Man of Conquest (1939)

96-97 mins | Drama | 15 May 1939

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HISTORY

Sam Houston (1793-1863) was an American general and political leader and the president of the Republic of Texas from 1836-38 and 1841-44. The production credits were missing from the print viewed. The working title of this film was Wagons Westward. An early HR production chart lists Ernest Miller as photographer, although he is not credited on reviews. According to a news item in HR, Max Terhune replaced Guinn Williams in the role of Deaf Smith because Williams was working on the Warner Bros. film Juarez. News items in HR reveal the following members of the production were plagued by various illnesses. When C. Henry Gordon, who replaced Victor Jory in the role of "William Travis" because Jory was busy working on Juarez, fell ill with appendicitis, Jory stepped in to take over the part. Gordon appeared in the completed film as "Santa Ana" (whose actual name was General Antonio López de Santa Anna).
       Richard Dix, who played "Sam Houston," fractured two bones during a fight scene, forcing a week delay in the production. Photographer Joseph H. August was hospitalized during the last week of filming and was replaced by Frank Redmond. The film was shot on location at Sonora, CA. At the time of its production, this picture was the costliest film Republic had made and was awarded the most expensive advertising campaign in the studio's history. Other news items in HR add that after the film was released, Republic was sued by author Marquis James, who claimed that the studio had plagiarized his book ...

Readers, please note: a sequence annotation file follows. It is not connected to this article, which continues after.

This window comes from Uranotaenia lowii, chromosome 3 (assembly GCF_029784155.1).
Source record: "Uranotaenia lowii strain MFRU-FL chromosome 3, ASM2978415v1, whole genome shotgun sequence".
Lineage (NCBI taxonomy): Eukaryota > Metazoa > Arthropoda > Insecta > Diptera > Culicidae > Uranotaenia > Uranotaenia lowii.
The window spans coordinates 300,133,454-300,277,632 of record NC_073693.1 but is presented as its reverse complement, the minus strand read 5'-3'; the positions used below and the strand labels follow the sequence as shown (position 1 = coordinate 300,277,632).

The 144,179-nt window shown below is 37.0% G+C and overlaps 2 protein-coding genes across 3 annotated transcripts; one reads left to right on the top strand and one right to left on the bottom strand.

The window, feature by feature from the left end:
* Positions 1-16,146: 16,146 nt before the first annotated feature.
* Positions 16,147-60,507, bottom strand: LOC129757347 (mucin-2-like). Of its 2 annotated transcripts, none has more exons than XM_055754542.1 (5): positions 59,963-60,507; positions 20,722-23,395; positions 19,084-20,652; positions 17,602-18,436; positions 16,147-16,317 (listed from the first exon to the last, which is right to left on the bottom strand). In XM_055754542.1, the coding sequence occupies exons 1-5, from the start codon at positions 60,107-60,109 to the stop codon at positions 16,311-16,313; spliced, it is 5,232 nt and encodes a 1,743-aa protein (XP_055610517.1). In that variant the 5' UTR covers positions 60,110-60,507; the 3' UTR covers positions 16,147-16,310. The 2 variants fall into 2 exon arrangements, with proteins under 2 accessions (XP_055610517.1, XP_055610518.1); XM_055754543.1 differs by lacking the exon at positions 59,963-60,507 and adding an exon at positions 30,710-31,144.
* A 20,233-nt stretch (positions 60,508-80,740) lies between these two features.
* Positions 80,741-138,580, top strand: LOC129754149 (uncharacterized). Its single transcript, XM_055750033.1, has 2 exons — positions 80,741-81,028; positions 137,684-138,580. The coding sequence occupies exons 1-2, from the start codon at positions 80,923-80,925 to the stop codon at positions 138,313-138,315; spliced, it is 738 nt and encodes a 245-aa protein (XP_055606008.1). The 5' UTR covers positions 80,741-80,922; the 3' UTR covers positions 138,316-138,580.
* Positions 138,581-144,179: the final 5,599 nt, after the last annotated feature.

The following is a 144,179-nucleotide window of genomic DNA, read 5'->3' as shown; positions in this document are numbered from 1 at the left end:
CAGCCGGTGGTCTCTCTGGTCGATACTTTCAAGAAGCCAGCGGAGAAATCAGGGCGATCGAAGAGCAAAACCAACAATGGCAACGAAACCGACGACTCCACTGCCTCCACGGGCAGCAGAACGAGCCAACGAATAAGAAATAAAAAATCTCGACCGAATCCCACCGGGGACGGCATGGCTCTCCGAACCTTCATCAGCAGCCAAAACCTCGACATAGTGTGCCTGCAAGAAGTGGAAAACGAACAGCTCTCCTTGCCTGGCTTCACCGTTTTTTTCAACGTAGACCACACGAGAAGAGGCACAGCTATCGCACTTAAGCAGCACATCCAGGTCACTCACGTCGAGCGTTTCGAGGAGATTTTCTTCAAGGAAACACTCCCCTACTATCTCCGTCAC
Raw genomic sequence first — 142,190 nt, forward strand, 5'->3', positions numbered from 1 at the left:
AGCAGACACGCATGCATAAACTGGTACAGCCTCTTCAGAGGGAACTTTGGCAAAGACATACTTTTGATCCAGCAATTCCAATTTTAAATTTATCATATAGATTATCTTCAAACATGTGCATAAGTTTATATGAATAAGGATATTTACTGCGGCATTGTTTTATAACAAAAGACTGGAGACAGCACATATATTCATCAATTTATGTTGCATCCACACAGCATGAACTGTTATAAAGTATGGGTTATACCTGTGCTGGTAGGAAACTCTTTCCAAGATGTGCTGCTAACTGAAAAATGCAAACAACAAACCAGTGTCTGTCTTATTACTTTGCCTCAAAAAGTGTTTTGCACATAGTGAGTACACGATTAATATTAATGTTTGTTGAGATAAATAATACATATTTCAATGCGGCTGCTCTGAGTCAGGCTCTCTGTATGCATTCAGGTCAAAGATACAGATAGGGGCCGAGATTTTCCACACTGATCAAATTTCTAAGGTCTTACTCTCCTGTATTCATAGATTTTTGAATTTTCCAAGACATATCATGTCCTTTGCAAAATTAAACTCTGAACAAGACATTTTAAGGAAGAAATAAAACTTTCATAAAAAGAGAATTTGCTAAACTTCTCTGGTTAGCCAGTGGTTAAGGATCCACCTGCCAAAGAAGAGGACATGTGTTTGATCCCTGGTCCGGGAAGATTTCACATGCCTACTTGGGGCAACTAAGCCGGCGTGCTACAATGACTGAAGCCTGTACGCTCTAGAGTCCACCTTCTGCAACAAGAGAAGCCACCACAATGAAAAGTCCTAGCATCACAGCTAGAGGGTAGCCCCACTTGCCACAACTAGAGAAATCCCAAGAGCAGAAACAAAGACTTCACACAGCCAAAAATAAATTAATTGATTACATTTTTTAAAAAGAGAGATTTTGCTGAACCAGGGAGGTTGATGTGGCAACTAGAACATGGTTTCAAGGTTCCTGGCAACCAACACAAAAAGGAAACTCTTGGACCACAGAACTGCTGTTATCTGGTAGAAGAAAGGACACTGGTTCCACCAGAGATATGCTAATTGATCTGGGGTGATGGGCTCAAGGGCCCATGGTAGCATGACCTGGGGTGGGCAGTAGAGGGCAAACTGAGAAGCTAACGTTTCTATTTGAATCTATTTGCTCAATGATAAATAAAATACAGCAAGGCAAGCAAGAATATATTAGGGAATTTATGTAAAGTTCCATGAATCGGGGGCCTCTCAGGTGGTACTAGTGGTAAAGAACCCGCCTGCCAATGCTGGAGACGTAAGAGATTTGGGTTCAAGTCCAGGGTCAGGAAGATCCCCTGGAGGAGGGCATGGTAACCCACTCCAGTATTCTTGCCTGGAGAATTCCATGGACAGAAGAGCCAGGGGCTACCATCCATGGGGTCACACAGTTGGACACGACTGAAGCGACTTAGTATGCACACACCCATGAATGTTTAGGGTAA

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Sam Houston (1793-1863) was an American general and political leader and the president of the Republic of Texas from 1836-38 and 1841-44. The production credits were missing from the print viewed. The working title of this film was Wagons Westward. An early HR production chart lists Ernest Miller as photographer, although he is not credited on reviews. According to a news item in HR, Max Terhune replaced Guinn Williams in the role of Deaf Smith because Williams was working on the Warner Bros. film Juarez. News items in HR reveal the following members of the production were plagued by various illnesses. When C. Henry Gordon, who replaced Victor Jory in the role of "William Travis" because Jory was busy working on Juarez, fell ill with appendicitis, Jory stepped in to take over the part. Gordon appeared in the completed film as "Santa Ana" (whose actual name was General Antonio López de Santa Anna).